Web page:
Cittaraja, Cittarāja: 2 definitions
Cittaraja means something in Buddhism, Pali, Hinduism, Sanskrit, the history of ancient India. If you want to know the exact meaning, history, etymology or English translation of this term then check out the descriptions on this page. Add your comment or reference to a book if you want to contribute to this summary article.
Alternative spellings of this word include Chittaraja.
Theravada (major branch of Buddhism)Source: Pali Kanon: Pali Proper Names
1. Cittaraja - A Yakkha. It was the custom for ancient kings at the time of the Kattika Festival to deck themselves in great array and, standing on the bank of a lake in the presence of Cittaraja, (meaning, probably, in front of his statue) to shoot arrows to the four quarters. J.ii.372.
2. Cittaraja - A Yakkha whom Pandukabhaya honoured by giving him a settlement at the lower end of the Abhaya tank. On festival days the Yakkha occupied a seat beside the king. The Mahavamsa (xi.4, 84, 87, 104) says that Citta raja was an incarnation of the herdsman Citta (7) who saved Panduka bhayas life, but it is more likely that the Cittaraja mentioned here is identical with Cittaraja (1), and that the festival refers to the Kattika festival.
Theravāda is a major branch of Buddhism having the the Pali canon (tipitaka) as their canonical literature, which includes the vinaya-pitaka (monastic rules), the sutta-pitaka (Buddhist sermons) and the abhidhamma-pitaka (philosophy and psychology).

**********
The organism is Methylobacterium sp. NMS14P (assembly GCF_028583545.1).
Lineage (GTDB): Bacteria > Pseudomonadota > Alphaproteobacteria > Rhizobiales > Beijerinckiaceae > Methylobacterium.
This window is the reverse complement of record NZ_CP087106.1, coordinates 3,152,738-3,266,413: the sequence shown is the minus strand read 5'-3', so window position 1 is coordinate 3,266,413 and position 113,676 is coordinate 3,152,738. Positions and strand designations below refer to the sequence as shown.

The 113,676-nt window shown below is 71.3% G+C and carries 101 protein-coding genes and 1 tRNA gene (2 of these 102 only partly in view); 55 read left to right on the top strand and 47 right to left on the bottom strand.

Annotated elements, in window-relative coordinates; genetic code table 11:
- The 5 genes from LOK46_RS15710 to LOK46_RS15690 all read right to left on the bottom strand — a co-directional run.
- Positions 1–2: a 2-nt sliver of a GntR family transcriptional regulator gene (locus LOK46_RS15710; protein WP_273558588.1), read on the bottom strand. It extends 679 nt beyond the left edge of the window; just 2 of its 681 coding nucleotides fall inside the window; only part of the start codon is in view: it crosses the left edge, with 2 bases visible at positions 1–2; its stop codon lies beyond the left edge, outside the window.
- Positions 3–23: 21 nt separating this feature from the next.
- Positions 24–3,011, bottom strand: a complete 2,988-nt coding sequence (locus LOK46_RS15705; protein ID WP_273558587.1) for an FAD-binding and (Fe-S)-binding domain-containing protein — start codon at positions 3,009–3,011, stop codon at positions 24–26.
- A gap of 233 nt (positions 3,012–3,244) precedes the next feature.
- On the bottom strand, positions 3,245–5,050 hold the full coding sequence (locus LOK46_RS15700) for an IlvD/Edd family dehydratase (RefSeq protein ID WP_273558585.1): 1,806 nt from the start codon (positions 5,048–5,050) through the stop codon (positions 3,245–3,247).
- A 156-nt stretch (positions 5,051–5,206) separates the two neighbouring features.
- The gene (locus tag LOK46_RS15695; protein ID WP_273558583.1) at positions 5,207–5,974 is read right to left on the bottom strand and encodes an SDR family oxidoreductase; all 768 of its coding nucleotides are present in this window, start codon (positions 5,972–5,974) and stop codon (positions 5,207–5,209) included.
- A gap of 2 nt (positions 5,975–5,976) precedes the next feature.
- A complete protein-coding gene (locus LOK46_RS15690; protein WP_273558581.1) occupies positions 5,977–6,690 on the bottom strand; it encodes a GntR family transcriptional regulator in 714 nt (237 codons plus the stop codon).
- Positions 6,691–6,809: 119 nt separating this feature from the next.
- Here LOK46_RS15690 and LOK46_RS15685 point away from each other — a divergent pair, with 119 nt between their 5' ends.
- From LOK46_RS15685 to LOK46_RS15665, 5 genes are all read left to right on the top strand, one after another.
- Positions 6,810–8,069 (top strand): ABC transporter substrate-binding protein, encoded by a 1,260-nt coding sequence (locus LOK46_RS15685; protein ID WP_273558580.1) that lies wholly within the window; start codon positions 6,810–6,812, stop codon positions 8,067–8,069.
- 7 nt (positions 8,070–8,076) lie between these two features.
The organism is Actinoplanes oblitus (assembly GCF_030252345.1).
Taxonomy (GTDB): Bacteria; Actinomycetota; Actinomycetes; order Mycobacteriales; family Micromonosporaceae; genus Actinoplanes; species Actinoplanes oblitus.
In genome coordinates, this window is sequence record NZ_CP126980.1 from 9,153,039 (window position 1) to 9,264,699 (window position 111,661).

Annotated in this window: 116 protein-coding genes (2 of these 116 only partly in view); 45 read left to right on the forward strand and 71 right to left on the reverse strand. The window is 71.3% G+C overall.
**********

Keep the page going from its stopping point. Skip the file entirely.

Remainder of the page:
India history and geogprahySource: What is India: Inscriptions of the Śilāhāras
Cittarāja (चित्तराज) of the Śīlāra line of kings is mentioned in the “Bhāṇḍup plates of Chittarāja (Cittarāja)”.—Accordingly, “From Aparājita was born the elder son named Vajjaḍadeva and then the illustrious brother Kesideva... Next his nephew, the illustrious Cittarāja, became king; the great prince, who, though a child, raised the Śīlāra race to high eminence”.
These plates (mentioning Cittarāja) were found on the land belonging to Mr. Hormusji C. Ashburner at Bhāṇḍup in the island of Bombay. The object of it is to record the grant, by Cittarāja, of a field belonging to Voḍaṇibhaṭṭa in the village of Noura to the Brāhmaṇa Āmadevaiya. The grant is dated on Sunday, the fifteenth tithi of the bright fortnight of Kārttika in the Śaka year 948, the cyclic year being Kṣaya, on the occasion of a solar eclipse.
The history of India traces the identification of countries, villages, towns and other regions of India, as well as royal dynasties, rulers, tribes, local festivities and traditions and regional languages. Ancient India enjoyed religious freedom and encourages the path of Dharma, a concept common to Buddhism, Hinduism, and Jainism.
See also (Relevant definitions)
Full-text (+36): Vijjaranaka, Gomvani, Naganaiya, Amadevaiya, Nodamaiya, Shatshashti, Gorapavali, Noura, Jogapaiya, Samyana, Camundaraja, Abhayavapi, Mahara, Tipaka, Valasivagara, Dipakagara, Keshideva, Mammalaiya, Vedapaiya, Vevvalaiya.
Search found 3 books and stories containing Cittaraja, Cittarāja, Citta-raja, Citta-rāja; (plurals include: Cittarajas, Cittarājas, rajas, rājas). You can also click to the full overview containing English textual excerpts. Below are direct links for the most relevant articles: